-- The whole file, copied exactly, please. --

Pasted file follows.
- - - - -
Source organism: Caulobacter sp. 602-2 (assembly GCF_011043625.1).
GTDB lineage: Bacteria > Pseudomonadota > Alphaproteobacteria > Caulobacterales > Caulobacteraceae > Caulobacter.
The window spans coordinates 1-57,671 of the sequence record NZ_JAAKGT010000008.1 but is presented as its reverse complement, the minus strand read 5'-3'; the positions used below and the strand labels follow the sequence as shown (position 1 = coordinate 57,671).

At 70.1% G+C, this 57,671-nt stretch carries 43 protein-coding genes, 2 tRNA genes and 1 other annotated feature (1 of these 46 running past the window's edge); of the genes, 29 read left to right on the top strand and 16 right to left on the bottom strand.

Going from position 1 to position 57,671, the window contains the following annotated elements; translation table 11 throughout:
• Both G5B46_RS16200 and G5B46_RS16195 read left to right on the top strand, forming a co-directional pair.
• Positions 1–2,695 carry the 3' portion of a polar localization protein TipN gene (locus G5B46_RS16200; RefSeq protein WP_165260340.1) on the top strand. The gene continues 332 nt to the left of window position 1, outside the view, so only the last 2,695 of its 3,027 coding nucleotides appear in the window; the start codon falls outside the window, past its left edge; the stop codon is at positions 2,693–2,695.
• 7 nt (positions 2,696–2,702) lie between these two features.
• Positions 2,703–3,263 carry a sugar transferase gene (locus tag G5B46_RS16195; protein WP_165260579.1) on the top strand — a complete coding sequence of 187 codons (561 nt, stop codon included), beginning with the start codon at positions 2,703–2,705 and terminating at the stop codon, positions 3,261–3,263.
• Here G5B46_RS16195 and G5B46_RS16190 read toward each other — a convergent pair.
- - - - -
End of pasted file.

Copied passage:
Source organism: Caulobacter sp. 602-2 (assembly GCF_011043625.1).
GTDB lineage: Bacteria > Pseudomonadota > Alphaproteobacteria > Caulobacterales > Caulobacteraceae > Caulobacter.
The window spans coordinates 1-57,671 of the sequence record NZ_JAAKGT010000008.1 but is presented as its reverse complement, the minus strand read 5'-3'; the positions used below and the strand labels follow the sequence as shown (position 1 = coordinate 57,671).

At 70.1% G+C, this 57,671-nt stretch carries 43 protein-coding genes, 2 tRNA genes and 1 other annotated feature (1 of these 46 running past the window's edge); of the genes, 29 read left to right on the top strand and 16 right to left on the bottom strand.

Going from position 1 to position 57,671, the window contains the following annotated elements; translation table 11 throughout:
• Both G5B46_RS16200 and G5B46_RS16195 read left to right on the top strand, forming a co-directional pair.
• Positions 1–2,695 carry the 3' portion of a polar localization protein TipN gene (locus G5B46_RS16200; RefSeq protein WP_165260340.1) on the top strand. The gene continues 332 nt to the left of window position 1, outside the view, so only the last 2,695 of its 3,027 coding nucleotides appear in the window; the start codon falls outside the window, past its left edge; the stop codon is at positions 2,693–2,695.
• 7 nt (positions 2,696–2,702) lie between these two features.
• Positions 2,703–3,263 carry a sugar transferase gene (locus tag G5B46_RS16195; protein WP_165260579.1) on the top strand — a complete coding sequence of 187 codons (561 nt, stop codon included), beginning with the start codon at positions 2,703–2,705 and terminating at the stop codon, positions 3,261–3,263.
• Here G5B46_RS16195 and G5B46_RS16190 read toward each other — a convergent pair.